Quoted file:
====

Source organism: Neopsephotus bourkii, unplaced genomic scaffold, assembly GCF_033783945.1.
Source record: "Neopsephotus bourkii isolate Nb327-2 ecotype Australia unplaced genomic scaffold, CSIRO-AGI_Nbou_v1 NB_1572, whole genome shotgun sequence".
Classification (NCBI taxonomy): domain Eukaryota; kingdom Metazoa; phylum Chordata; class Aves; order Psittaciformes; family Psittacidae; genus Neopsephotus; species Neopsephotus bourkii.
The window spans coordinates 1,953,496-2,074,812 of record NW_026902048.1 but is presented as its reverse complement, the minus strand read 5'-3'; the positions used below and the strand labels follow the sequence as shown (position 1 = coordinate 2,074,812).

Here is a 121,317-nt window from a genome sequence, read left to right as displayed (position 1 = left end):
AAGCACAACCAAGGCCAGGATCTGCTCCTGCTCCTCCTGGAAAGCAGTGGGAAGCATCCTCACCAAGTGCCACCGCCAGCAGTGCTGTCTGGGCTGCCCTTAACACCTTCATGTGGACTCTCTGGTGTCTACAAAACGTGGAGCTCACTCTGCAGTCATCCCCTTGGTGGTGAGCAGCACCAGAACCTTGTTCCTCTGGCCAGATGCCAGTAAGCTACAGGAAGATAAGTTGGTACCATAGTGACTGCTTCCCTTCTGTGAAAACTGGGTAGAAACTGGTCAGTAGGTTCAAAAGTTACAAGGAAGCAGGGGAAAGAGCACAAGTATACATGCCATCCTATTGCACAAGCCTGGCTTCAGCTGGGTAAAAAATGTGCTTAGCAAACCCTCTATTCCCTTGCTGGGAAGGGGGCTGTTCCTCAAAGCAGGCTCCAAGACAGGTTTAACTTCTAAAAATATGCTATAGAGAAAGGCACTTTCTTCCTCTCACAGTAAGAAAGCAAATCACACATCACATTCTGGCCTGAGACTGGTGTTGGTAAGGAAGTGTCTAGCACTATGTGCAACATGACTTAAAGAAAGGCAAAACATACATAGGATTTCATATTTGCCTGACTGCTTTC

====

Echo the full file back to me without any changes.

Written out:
Source organism: Neopsephotus bourkii, unplaced genomic scaffold, assembly GCF_033783945.1.
Source record: "Neopsephotus bourkii isolate Nb327-2 ecotype Australia unplaced genomic scaffold, CSIRO-AGI_Nbou_v1 NB_1572, whole genome shotgun sequence".
Classification (NCBI taxonomy): domain Eukaryota; kingdom Metazoa; phylum Chordata; class Aves; order Psittaciformes; family Psittacidae; genus Neopsephotus; species Neopsephotus bourkii.
The window spans coordinates 1,953,496-2,074,812 of record NW_026902048.1 but is presented as its reverse complement, the minus strand read 5'-3'; the positions used below and the strand labels follow the sequence as shown (position 1 = coordinate 2,074,812).

Here is a 121,317-nt window from a genome sequence, read left to right as displayed (position 1 = left end):
AAGCACAACCAAGGCCAGGATCTGCTCCTGCTCCTCCTGGAAAGCAGTGGGAAGCATCCTCACCAAGTGCCACCGCCAGCAGTGCTGTCTGGGCTGCCCTTAACACCTTCATGTGGACTCTCTGGTGTCTACAAAACGTGGAGCTCACTCTGCAGTCATCCCCTTGGTGGTGAGCAGCACCAGAACCTTGTTCCTCTGGCCAGATGCCAGTAAGCTACAGGAAGATAAGTTGGTACCATAGTGACTGCTTCCCTTCTGTGAAAACTGGGTAGAAACTGGTCAGTAGGTTCAAAAGTTACAAGGAAGCAGGGGAAAGAGCACAAGTATACATGCCATCCTATTGCACAAGCCTGGCTTCAGCTGGGTAAAAAATGTGCTTAGCAAACCCTCTATTCCCTTGCTGGGAAGGGGGCTGTTCCTCAAAGCAGGCTCCAAGACAGGTTTAACTTCTAAAAATATGCTATAGAGAAAGGCACTTTCTTCCTCTCACAGTAAGAAAGCAAATCACACATCACATTCTGGCCTGAGACTGGTGTTGGTAAGGAAGTGTCTAGCACTATGTGCAACATGACTTAAAGAAAGGCAAAACATACATAGGATTTCATATTTGCCTGACTGCTTTC